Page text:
CINCINNATI -- One hour before doors opened to the public at Redsfest on Saturday, a group of kids gathered on the wiffle ball fields on the first floor of the Duke Energy Convention Center for a baseball experience it won't soon forget.Kids of varying ages, all of whom are members
CINCINNATI -- One hour before doors opened to the public at Redsfest on Saturday, a group of kids gathered on the wiffle ball fields on the first floor of the Duke Energy Convention Center for a baseball experience it won't soon forget.
Kids of varying ages, all of whom are members of the Joe Nuxhall Miracle League program, were given a private session of baseball tutelage by three Reds rising stars: closer Raisel Iglesias, infielder Blake Trahan and top pitching prospect Hunter Greene.
Some kids took their best swings off the Reds players. Others hit off a tee. Judging from their excitement as they rounded the bases -- regardless of their method of hitting -- a good time was had by all.
"To interact with the families and the kids, to talk with them and just have a good time... for me, to make sure they enjoy their time here at Redsfest is special for me, and it's very important," Greene said.
The Redsfest appearance was undoubtedly a treat for the special-needs Miracle League kids. But thanks to the late broadcaster for whom the league is named, playing baseball is delightfully commonplace for many of these youngsters.
Nuxhall, the "Ol' Left-hander" who etched his place in Cincinnati history as the youngest pitcher to ever debut for the team, and who spent most of his later years as a beloved Reds radio announcer, had a vision long ago to build baseball fields where kids with physical and mental challenges would have a place to freely play ball, without restrictions.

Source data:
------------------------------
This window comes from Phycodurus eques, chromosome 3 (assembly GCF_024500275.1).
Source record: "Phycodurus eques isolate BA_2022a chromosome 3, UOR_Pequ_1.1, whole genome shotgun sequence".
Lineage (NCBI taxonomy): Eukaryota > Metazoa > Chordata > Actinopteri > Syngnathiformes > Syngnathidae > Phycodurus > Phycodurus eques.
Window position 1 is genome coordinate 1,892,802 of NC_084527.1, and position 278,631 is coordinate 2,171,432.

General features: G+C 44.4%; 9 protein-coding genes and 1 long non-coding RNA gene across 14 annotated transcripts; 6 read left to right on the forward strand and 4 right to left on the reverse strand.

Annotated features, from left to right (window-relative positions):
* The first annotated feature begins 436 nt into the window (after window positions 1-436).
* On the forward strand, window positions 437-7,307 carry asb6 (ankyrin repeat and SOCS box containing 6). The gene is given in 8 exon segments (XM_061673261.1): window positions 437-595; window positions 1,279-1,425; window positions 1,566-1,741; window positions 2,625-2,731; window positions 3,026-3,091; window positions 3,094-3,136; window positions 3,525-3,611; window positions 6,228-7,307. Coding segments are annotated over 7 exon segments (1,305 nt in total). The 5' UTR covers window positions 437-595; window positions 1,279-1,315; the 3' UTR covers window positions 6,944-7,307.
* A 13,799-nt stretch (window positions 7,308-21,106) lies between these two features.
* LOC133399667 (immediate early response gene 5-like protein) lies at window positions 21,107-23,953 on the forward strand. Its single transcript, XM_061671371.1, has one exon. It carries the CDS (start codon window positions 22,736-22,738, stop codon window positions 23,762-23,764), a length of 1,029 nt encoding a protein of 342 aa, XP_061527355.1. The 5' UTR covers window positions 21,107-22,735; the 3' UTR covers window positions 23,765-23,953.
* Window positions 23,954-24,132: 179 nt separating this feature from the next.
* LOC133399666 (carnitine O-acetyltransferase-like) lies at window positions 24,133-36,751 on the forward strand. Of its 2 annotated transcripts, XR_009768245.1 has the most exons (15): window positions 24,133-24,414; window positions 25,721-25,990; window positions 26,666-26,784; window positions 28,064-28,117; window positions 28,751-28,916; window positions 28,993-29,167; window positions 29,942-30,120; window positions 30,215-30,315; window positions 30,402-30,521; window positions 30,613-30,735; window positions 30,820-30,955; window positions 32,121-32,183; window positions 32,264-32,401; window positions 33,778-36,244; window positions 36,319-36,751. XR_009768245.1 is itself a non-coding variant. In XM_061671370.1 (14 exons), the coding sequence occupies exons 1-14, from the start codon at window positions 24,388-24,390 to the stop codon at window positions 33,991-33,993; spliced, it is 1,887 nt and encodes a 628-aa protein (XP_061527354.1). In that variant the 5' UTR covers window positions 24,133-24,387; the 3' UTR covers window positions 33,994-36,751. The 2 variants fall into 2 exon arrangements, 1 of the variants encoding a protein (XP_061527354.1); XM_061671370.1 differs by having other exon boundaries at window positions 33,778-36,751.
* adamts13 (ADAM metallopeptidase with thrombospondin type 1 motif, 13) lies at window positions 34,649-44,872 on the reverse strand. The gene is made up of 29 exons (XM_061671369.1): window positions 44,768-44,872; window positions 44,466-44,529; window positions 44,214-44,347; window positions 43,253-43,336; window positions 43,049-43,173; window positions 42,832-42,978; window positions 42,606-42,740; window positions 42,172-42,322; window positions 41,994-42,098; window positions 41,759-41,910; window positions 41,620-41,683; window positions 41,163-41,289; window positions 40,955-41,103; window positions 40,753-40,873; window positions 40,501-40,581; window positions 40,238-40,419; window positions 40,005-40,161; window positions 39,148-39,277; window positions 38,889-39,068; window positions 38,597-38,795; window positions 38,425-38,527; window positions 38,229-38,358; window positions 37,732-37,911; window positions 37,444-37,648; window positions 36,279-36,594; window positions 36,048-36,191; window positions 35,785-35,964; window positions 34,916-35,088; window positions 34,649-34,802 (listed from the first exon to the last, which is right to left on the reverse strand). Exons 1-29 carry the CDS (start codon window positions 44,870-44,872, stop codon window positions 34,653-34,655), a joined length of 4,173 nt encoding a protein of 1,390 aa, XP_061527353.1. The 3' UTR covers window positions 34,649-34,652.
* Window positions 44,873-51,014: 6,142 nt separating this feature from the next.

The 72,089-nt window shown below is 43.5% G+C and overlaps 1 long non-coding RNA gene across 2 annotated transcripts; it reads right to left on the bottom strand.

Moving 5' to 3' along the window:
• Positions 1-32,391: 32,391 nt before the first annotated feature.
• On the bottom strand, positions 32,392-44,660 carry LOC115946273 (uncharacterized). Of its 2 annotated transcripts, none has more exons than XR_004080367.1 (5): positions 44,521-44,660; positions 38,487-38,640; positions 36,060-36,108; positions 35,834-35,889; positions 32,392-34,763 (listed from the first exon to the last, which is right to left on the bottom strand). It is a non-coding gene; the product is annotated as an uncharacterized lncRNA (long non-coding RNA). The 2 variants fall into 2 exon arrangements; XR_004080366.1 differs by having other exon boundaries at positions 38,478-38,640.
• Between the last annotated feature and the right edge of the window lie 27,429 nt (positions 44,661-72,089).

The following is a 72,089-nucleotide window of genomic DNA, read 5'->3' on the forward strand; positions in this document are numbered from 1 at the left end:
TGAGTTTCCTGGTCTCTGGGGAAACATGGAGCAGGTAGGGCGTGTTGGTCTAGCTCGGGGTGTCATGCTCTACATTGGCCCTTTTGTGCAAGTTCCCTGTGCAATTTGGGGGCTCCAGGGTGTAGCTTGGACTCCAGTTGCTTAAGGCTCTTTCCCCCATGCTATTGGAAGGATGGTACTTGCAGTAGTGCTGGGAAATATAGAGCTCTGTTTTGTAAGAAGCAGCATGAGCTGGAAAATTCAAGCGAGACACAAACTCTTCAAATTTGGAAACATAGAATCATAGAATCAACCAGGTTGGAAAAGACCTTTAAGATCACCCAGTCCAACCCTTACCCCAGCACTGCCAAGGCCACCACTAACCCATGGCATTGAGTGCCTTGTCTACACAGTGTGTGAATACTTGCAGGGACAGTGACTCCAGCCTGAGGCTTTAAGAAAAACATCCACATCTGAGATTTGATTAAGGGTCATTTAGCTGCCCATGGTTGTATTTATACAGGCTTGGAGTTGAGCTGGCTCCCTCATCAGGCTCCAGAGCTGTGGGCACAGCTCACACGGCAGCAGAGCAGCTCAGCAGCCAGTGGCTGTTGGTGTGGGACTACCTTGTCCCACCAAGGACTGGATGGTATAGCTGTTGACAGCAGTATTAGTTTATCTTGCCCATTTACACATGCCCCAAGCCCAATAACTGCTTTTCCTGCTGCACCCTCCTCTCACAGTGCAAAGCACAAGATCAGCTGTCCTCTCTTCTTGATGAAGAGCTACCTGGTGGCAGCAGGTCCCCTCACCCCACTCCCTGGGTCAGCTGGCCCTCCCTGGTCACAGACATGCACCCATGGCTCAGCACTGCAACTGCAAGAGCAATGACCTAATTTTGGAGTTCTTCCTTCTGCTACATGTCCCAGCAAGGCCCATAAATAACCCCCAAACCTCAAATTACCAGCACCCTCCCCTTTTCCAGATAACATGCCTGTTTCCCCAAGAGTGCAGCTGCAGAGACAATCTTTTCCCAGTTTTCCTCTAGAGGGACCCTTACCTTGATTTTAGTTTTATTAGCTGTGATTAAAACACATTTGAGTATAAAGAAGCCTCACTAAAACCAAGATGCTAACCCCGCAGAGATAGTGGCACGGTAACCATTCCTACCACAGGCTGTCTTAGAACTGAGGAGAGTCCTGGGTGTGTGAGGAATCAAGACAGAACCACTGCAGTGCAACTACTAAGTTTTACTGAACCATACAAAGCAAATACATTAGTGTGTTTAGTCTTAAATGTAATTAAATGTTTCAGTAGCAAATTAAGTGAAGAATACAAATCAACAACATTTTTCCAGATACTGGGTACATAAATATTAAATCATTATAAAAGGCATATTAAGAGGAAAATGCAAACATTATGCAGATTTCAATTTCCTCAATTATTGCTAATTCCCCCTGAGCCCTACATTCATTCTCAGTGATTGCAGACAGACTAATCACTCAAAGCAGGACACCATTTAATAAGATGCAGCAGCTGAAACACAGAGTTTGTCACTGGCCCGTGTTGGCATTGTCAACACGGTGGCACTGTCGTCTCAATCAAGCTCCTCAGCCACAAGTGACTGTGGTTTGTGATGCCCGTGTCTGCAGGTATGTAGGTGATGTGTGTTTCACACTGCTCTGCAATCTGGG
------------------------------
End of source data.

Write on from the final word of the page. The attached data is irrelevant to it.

Nuxhall passed away in 2007 and wasn't able to see this project to completion. But his family, including his son, Kim, took over those efforts, and in '12, the Joe Nuxhall Miracle League Fields at Hatton Park in Fairfield opened for business. The two-field complex is thriving today.
"Unfortunately, he didn't get to see it open, but he knew it was going to happen," Kim Nuxhall said. "He would have loved this."
This marked the second year that the Reds have hosted the Miracle League participants at Redsfest. The wiffle ball field was transformed, inundated with delighted parents and siblings, with Miracle Leaguers taking their best hacks off the Reds players.
"A lot of these kids, six, seven years ago, could only dream about playing ball," Kim said. "To first give them that experience, and then this [event]... the Reds have been incredible to us with their support.
"My goal today was not to sob cry. It's so emotional. I know what it means to the parents to be out here. They watch the Reds play on TV, and here they are. They're feeling like a Major League ballplayer today."
Many in attendance were touched by the meaningful nature of the event.
"This is a very emotional thing, and it is for the families as well as the kids," said Charley Frank, executive director of the Reds Community Fund. "It's an opportunity for them to experience something that every kid gets to, and a lot of us take for granted. To see how special this moment is, and for these kids and their parents and their families, it really reminds us... we're lucky to do what we do."
Greene and his teammates lingered for a while after the wiffle ball game concluded, ensuring every kid and family member obtained autographs and photos to serve as mementos of an unforgettable experience.
"It's always special to give the kids the opportunity to play catch, play a game that they love and have a passion for," Greene said. "Giving them the opportunity to come out and spend time with future big leaguers, and current big leaguers, is special for them, and they'll remember it for the rest of their lives. I'm just glad I was able to have an impact on their life on the baseball field and off as well."
Alyson Footer is a reporter for MLB.com. Follow her on Twitter @alysonfooter.